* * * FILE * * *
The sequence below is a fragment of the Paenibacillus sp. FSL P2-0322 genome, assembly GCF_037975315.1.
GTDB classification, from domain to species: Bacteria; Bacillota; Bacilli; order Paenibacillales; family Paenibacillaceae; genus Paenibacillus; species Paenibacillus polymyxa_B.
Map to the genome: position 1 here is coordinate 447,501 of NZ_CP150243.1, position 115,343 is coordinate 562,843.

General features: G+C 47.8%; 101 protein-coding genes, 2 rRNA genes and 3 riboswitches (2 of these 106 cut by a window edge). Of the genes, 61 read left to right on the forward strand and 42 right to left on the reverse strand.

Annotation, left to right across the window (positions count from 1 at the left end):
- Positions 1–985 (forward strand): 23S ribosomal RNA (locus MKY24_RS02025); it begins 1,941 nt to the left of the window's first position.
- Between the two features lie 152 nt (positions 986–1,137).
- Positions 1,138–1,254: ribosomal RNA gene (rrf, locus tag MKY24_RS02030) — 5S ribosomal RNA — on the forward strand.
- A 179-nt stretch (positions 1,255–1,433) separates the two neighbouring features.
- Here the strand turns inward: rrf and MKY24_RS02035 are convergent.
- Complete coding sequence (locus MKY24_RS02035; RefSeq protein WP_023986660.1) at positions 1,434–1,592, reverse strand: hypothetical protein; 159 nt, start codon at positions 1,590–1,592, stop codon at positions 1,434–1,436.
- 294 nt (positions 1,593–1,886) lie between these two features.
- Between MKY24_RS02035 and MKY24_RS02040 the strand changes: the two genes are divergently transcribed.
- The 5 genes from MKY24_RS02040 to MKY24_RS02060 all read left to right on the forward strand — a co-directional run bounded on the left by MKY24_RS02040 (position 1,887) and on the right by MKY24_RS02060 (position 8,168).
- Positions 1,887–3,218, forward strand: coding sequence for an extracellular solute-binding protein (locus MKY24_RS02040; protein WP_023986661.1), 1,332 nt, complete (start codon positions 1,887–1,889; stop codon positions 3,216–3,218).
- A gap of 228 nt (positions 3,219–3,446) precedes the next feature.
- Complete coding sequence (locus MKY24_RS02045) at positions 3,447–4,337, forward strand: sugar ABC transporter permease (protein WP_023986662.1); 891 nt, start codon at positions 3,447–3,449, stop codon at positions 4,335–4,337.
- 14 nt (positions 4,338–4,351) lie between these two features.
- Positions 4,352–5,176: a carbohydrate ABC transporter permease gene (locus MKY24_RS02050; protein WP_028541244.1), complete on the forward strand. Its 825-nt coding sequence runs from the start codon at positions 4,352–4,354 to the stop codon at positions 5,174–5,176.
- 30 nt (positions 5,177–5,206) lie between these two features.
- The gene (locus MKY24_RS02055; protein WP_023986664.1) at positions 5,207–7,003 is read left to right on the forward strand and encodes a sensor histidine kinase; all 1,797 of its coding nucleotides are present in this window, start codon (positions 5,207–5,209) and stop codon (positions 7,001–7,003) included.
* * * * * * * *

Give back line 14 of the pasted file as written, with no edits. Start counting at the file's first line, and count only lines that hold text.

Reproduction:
- The 5 genes from MKY24_RS02040 to MKY24_RS02060 all read left to right on the forward strand — a co-directional run bounded on the left by MKY24_RS02040 (position 1,887) and on the right by MKY24_RS02060 (position 8,168).